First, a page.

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48 Indians lodged in foreign prisons despite serving term: MEA

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By NewsGram Staff Writer

New Delhi: Despite having served their term, 48 Indian nationals proceeded to be lodged in foreign prisons and deportation centers, including 40 in Bangladesh.

photo credit: www.indiatvnews.com
photo credit: www.indiatvnews.com

“As per available information, there are 48 Indian nationals who have completed their sentences and are waiting for completion of deportation formalities in foreign jails and in deportation centers,” the external affairs ministry told the assurances committee of the Rajya Sabha on information sought by Avinash Rai, an MP from Punjab.

Of these, 40 Indians are lodged in various Bangladesh jails, five in Myanmar, two at a deportation centre in Bahrain and one in Malaysia.

About the reasons for delay in bringing them back, the ministry said, “Some information was to be collected from Indian missions abroad.”

“The number of Indian nationals who have completed their terms in various jails in Bangladesh is 40. Since July 2014, out of 37 prisoners, 16 have been released and repatriated. 19 new convicted and under-trial prisoners who have completed their sentences have been added to the previous list of released prisoners,” the ministry further stated.

The ministry also said Indian missions and posts also provide air tickets for facilitating the return of the Indian nationals.

(with inputs from TOI)

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UN Agencies and Bangladesh Government Advances to Prevent Further Deforestation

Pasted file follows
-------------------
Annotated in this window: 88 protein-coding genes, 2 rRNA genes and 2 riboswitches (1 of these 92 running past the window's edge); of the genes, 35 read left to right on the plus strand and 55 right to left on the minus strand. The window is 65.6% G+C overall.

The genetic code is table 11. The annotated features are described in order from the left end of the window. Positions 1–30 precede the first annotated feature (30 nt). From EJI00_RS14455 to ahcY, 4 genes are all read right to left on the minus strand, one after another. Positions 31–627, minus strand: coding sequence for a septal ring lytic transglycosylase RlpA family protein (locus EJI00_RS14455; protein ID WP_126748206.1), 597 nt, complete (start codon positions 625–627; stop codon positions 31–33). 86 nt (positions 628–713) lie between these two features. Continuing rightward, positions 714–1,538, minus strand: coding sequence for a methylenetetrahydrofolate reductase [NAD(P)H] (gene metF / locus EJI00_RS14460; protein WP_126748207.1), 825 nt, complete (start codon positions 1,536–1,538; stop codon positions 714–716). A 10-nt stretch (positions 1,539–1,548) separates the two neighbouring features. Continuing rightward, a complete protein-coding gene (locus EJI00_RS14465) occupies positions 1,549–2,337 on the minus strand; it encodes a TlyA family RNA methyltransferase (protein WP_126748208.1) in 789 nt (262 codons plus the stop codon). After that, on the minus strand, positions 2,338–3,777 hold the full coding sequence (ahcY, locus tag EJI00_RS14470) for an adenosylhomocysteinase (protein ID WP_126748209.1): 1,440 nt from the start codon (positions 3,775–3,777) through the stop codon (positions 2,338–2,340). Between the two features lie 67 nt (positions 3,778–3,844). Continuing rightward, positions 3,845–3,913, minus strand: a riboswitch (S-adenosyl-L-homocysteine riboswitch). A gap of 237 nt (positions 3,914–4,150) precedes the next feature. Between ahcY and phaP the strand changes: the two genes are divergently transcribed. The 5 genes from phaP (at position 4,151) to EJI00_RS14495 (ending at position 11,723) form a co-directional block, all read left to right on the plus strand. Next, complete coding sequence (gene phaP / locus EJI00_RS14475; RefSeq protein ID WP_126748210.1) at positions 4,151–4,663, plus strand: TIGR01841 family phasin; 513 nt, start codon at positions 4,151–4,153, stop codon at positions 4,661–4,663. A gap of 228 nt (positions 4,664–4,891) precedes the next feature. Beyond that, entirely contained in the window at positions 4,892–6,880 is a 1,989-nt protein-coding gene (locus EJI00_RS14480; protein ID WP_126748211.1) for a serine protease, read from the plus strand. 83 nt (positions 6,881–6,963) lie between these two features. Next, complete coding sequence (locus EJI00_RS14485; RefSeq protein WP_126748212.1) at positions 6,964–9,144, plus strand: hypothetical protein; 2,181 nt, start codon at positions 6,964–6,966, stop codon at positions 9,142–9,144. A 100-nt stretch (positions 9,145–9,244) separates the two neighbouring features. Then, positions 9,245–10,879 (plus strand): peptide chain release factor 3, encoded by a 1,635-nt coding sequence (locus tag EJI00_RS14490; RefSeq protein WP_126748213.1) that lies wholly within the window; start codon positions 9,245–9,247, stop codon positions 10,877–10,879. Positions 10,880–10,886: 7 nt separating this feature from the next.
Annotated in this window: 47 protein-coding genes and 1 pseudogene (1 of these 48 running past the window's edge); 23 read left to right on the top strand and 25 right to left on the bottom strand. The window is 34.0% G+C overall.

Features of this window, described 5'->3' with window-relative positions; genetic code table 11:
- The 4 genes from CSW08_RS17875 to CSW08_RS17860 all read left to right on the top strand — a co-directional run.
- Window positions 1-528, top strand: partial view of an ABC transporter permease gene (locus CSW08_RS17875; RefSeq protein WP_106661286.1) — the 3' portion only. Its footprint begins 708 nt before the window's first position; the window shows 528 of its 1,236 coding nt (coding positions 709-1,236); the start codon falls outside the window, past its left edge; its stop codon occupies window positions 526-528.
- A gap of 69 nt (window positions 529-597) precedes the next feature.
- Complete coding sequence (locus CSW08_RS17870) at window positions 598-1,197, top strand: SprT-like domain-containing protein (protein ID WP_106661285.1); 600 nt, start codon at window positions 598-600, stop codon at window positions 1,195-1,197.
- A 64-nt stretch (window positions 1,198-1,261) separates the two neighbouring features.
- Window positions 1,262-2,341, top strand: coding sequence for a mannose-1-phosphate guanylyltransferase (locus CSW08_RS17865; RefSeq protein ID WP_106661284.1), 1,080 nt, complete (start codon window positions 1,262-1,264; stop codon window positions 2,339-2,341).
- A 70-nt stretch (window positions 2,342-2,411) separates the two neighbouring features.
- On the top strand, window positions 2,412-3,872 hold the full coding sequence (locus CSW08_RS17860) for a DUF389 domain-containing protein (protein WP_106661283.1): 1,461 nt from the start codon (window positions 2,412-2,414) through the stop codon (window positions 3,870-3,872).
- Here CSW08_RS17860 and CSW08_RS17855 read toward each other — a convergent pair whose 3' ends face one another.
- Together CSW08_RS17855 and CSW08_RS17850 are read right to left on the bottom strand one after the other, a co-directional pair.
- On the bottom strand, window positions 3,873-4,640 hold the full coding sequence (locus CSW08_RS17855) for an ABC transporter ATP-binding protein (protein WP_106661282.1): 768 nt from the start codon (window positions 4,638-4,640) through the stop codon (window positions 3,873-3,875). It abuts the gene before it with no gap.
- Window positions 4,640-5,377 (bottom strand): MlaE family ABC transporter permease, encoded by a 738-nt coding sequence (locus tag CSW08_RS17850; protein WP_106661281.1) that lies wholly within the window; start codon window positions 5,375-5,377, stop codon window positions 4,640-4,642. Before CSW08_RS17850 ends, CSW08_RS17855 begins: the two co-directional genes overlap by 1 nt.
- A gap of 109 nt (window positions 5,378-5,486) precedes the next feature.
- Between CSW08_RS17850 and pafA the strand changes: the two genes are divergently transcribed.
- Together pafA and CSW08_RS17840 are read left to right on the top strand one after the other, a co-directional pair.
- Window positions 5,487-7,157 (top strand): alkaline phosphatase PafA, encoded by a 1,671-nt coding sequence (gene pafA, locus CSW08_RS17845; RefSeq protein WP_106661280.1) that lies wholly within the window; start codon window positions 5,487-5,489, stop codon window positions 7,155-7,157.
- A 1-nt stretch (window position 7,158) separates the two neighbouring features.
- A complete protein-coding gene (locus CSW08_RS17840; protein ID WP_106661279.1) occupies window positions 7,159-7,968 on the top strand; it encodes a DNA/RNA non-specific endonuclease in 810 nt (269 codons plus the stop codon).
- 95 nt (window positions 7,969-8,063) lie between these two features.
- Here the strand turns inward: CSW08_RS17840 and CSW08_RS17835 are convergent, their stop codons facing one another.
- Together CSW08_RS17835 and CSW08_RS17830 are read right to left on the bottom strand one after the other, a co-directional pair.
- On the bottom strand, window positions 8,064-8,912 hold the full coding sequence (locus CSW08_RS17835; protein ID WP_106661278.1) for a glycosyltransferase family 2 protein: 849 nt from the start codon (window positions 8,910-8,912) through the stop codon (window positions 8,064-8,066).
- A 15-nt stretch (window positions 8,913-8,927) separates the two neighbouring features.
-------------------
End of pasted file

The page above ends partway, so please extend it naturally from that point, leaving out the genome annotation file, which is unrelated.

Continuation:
Dillon says disappearing forests are putting great pressure on the animals in the region.

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A deforested section of the Chakmakul camp for Rohingya refugees clings to a hillside in southern Bangladesh, Feb. 13, 2018. VOA

U.N. agencies and the Bangladesh government have begun distributing liquid petroleum gas stoves in Cox’s Bazar to help prevent further deforestation, which has been accelerating with the huge influx of Rohingya refugees during the past year.

Cox’s Bazar is home to large areas of protected forest and an important wildlife habitat. The arrival of more than 700,000 Rohingya refugees fleeing violence and persecution in Myanmar has put enormous pressure on these precious resources.

U.N. Migration Agency spokesman, Paul Dillon tells VOA, the refugees have been cutting down the trees and clearing land to build makeshift shelters. He says they and many local villagers also rely almost exclusively on firewood to cook their meals.

“Consequently, the forests in that area are being denuded at the rate of roughly four football fields every single day. We are told by the experts at this rate, by 2019 there will be no further forests in that area,” he said.

Deforestation
Deforestation

Scientists note deforestation has devastating consequences for the environment leading to soil erosion, fewer crops, increased flooding and, most significantly, the loss of habitat for millions of species.

Dillon says disappearing forests are putting great pressure on the animals in the region.

“It interrupts migration pathways and regrettably forces these, sort of, artificial confrontations between animals in the wild and communities as they move into areas that have been logged out often-times in search of arable farmland and that type of thing,” he said.

Also Read: First Satellite Launched by Bangladesh

The project aims to distribute liquid petroleum gas stoves and gas cylinders to around 250,000 families over the coming months. U.N. agencies say the stoves will have additional benefits besides helping to prevent deforestation.

For example, they note smoke from firewood burned in homes and shelters without proper ventilation causes many health problems, especially among women and children who spend much of their time indoors. (VOA)

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